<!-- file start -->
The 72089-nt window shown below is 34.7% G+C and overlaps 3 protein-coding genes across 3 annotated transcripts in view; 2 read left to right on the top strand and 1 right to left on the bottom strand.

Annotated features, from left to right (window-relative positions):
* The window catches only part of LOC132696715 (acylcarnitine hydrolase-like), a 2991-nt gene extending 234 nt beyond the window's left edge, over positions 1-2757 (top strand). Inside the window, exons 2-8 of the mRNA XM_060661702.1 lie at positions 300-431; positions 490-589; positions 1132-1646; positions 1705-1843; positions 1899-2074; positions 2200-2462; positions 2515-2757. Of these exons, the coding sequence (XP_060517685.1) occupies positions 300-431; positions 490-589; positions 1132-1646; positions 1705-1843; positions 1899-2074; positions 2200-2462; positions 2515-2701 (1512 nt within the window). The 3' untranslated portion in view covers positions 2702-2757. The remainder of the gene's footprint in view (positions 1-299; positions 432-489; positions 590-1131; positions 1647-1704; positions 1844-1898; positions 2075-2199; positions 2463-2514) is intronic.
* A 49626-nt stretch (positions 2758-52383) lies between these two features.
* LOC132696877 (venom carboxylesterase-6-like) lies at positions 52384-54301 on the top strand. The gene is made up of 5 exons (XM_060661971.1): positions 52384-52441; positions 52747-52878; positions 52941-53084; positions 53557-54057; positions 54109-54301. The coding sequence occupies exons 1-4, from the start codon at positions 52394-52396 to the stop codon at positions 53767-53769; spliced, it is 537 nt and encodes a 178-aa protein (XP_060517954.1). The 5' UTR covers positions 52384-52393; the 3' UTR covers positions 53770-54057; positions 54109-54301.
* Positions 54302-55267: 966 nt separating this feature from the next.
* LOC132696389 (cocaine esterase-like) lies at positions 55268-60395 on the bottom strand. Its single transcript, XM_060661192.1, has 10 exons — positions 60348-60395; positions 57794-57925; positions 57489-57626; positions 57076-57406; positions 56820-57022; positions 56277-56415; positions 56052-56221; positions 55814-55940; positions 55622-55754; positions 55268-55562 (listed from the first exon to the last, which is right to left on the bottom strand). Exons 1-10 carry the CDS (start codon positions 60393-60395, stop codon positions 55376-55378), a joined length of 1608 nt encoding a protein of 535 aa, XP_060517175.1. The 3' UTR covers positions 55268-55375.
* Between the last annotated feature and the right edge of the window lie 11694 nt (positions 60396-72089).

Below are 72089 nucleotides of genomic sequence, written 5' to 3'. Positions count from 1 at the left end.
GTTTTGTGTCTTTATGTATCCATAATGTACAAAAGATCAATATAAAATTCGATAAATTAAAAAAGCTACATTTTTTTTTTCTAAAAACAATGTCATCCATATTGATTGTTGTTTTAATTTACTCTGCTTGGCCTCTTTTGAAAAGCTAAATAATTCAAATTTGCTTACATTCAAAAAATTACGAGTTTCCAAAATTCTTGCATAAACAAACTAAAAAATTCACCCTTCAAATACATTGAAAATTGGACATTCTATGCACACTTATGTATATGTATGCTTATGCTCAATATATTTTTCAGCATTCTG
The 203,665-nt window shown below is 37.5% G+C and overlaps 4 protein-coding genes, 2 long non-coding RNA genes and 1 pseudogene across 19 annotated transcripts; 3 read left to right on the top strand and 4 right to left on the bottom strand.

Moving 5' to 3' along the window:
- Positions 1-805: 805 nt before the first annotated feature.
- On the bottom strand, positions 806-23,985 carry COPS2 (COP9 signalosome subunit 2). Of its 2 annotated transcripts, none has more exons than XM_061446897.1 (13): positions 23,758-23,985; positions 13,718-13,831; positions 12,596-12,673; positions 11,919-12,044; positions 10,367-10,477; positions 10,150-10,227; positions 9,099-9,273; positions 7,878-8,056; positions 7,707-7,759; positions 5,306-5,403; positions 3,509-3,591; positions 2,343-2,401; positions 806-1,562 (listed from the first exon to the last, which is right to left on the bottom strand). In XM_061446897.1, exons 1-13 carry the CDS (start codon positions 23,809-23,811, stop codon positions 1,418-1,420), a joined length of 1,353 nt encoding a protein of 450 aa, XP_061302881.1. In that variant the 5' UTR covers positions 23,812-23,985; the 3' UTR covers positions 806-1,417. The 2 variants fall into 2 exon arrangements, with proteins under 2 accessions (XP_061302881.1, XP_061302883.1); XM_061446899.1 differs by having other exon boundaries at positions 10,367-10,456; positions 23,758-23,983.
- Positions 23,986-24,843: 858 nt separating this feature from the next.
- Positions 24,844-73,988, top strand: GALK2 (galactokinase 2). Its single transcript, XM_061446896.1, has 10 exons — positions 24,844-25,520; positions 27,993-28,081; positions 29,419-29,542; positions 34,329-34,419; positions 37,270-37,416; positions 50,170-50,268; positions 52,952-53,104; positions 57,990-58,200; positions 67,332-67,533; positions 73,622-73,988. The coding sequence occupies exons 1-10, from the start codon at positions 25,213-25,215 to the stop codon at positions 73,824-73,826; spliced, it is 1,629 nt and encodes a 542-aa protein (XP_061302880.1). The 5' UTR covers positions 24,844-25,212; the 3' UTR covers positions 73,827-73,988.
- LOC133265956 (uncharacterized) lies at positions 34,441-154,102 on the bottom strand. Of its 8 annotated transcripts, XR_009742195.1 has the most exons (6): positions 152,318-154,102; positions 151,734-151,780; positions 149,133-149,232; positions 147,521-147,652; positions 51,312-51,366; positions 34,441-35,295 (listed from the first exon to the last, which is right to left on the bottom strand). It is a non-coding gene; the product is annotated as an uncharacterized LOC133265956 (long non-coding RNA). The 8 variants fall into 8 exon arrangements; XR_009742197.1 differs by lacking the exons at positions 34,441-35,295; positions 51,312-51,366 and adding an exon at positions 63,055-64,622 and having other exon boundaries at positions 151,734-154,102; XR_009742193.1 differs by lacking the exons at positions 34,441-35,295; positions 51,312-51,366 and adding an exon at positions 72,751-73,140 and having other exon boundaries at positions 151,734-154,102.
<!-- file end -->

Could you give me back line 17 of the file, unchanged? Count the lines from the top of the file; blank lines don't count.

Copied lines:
- LOC133265956 (uncharacterized) lies at positions 34,441-154,102 on the bottom strand. Of its 8 annotated transcripts, XR_009742195.1 has the most exons (6): positions 152,318-154,102; positions 151,734-151,780; positions 149,133-149,232; positions 147,521-147,652; positions 51,312-51,366; positions 34,441-35,295 (listed from the first exon to the last, which is right to left on the bottom strand). It is a non-coding gene; the product is annotated as an uncharacterized LOC133265956 (long non-coding RNA). The 8 variants fall into 8 exon arrangements; XR_009742197.1 differs by lacking the exons at positions 34,441-35,295; positions 51,312-51,366 and adding an exon at positions 63,055-64,622 and having other exon boundaries at positions 151,734-154,102; XR_009742193.1 differs by lacking the exons at positions 34,441-35,295; positions 51,312-51,366 and adding an exon at positions 72,751-73,140 and having other exon boundaries at positions 151,734-154,102.